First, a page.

My understanding is Disk is most important and then the CPU (as it compresses the backup), but what's provisioned for the other system seems fine.

You may want to verify it's all reasonably allocated to your SQL Server instance though and not being limited either at the server level, the instance settings, or via a Resource Pool.

You may want to also look into things that could be bottlenecking your backups write speeds, such as if you're backing up to a network location (then network bandwidth and latency come into play). You should also run some speed tests to verify that the Disk is reaching the speeds you expect and there's not some other root issue of your server. My StackOverflow question on slow backup issues may provide some ideas on things to check and how to test the Disk speeds on your other machine.

Some of the things worth looking into from that question:

  1. Brent Ozar Article on DiskSpd: Useful to measure your machine's Disk's actual speeds.
  2. Adam Mechanic's sp_whoisactive: Helpful for monitoring the progress of the backup, and what the common Last Wait Types are. The Wait Types might be indicative of your problem.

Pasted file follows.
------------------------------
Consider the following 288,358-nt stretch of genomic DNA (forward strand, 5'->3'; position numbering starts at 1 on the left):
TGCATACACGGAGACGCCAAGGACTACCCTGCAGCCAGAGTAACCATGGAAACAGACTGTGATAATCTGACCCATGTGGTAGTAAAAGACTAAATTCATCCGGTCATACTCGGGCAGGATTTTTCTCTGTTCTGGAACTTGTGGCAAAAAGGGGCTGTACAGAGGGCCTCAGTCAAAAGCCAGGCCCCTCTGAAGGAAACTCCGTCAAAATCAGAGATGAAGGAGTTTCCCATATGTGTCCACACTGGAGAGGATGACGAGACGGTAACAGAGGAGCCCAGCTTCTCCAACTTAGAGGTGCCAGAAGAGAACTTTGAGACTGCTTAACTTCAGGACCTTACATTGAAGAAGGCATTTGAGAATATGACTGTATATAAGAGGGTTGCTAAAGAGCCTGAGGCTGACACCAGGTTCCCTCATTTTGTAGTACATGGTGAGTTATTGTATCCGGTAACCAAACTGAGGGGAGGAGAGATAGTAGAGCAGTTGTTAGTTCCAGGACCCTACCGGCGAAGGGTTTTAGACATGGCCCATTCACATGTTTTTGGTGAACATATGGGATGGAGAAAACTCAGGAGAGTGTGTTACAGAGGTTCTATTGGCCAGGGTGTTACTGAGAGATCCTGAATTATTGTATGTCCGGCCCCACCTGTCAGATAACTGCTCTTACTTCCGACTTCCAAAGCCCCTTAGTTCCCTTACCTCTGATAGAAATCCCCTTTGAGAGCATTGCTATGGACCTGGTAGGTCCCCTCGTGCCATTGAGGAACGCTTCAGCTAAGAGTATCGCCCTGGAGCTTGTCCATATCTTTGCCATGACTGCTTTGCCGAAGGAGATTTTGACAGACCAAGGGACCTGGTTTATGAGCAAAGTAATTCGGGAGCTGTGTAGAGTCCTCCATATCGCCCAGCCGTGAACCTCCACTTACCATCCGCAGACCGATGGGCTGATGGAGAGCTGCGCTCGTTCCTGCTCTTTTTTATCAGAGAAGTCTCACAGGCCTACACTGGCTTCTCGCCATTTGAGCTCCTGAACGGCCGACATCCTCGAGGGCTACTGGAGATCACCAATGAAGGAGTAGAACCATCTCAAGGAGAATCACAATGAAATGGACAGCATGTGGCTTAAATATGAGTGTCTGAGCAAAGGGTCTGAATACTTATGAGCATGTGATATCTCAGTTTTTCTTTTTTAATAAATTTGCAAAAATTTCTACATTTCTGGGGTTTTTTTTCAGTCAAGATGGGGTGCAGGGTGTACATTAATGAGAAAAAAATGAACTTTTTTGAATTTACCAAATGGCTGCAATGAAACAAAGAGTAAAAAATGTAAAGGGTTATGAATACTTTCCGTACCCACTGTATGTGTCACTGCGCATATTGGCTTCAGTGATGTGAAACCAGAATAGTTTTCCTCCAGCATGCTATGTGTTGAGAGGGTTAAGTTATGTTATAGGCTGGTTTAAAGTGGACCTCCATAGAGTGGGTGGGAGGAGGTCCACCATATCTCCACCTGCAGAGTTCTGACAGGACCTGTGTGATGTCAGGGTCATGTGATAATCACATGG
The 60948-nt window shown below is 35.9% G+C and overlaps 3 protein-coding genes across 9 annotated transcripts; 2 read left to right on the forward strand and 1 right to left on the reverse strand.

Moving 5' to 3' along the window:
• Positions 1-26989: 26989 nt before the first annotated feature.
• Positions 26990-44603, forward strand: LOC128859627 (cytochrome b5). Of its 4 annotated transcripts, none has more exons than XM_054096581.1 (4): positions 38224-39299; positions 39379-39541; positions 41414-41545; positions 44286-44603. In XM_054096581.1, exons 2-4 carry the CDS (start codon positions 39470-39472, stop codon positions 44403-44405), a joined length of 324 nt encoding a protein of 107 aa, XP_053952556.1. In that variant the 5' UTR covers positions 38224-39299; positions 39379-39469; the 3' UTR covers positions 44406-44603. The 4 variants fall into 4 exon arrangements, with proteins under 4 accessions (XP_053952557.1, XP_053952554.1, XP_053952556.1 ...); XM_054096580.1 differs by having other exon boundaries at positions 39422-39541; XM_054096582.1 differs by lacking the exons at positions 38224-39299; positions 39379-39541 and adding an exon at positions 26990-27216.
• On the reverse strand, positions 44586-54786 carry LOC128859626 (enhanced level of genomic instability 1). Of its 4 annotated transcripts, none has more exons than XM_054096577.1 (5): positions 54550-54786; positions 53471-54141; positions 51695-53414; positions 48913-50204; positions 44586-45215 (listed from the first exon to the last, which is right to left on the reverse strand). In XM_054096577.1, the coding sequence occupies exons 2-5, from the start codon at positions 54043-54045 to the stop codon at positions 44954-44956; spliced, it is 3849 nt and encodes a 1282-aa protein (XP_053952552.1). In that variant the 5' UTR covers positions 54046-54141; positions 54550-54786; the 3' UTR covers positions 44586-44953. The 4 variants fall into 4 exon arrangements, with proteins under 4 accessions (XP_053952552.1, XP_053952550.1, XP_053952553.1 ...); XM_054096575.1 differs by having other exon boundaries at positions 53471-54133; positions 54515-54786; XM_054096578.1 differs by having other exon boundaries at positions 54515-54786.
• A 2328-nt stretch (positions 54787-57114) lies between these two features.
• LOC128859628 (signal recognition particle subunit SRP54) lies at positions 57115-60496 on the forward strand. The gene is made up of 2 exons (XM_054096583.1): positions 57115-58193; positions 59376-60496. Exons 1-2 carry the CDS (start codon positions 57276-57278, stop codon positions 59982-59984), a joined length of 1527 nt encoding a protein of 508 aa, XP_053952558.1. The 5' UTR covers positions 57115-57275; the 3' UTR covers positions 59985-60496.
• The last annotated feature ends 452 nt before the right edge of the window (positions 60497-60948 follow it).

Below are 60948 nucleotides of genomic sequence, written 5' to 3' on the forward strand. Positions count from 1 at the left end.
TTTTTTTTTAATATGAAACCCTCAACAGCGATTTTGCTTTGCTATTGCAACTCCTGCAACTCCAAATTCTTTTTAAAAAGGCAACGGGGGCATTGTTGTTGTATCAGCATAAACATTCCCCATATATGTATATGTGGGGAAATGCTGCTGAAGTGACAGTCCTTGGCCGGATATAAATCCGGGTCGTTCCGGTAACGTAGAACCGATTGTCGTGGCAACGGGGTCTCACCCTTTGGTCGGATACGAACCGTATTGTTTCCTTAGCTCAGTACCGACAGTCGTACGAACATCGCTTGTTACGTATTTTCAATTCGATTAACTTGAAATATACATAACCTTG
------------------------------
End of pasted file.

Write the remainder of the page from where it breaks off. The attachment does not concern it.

7
  • Yes the ballpark was always around the 8 minute clock, that system was basically Idle, no queries were performed and no other resource heavy application was running in the background. In comparison mine was running several VMs and instances of Visual Studio lol Nov 17, 2021 at 12:53
  • My recommendation then would be to verify all of those resources are properly allocated to your SQL Server instance on that machine then. SSDs are rather quick themselves, and the peak write speeds between the disk you're using and the other system's indicate that it shouldn't be 24x slower, rather I'd expect it to be maybe up to 10x slower aka only a couple of minutes tops.
    – J.D.
    Nov 17, 2021 at 12:59
  • @StevenBorges Also, please see my last update to my answer with some additional considerations.
    – J.D.
    Nov 17, 2021 at 13:04
  • 1
    thanks for all the input, I'll check it all out, there should be another system around the office with similar specs I could test this out, the installs on all systems should be the same since we install SQL Server 2014 using a custom routine I wrote, so it """""should""""" have the same configuration throughout all rigs. Nov 17, 2021 at 13:07
  • @StevenBorges Np, sounds like a good idea. Gathering other benchmarks for comparison should be helpful. I also just linked two resources (which are also in my mentioned StackOverflow question) worth looking into too.
    – J.D.
    Nov 17, 2021 at 13:10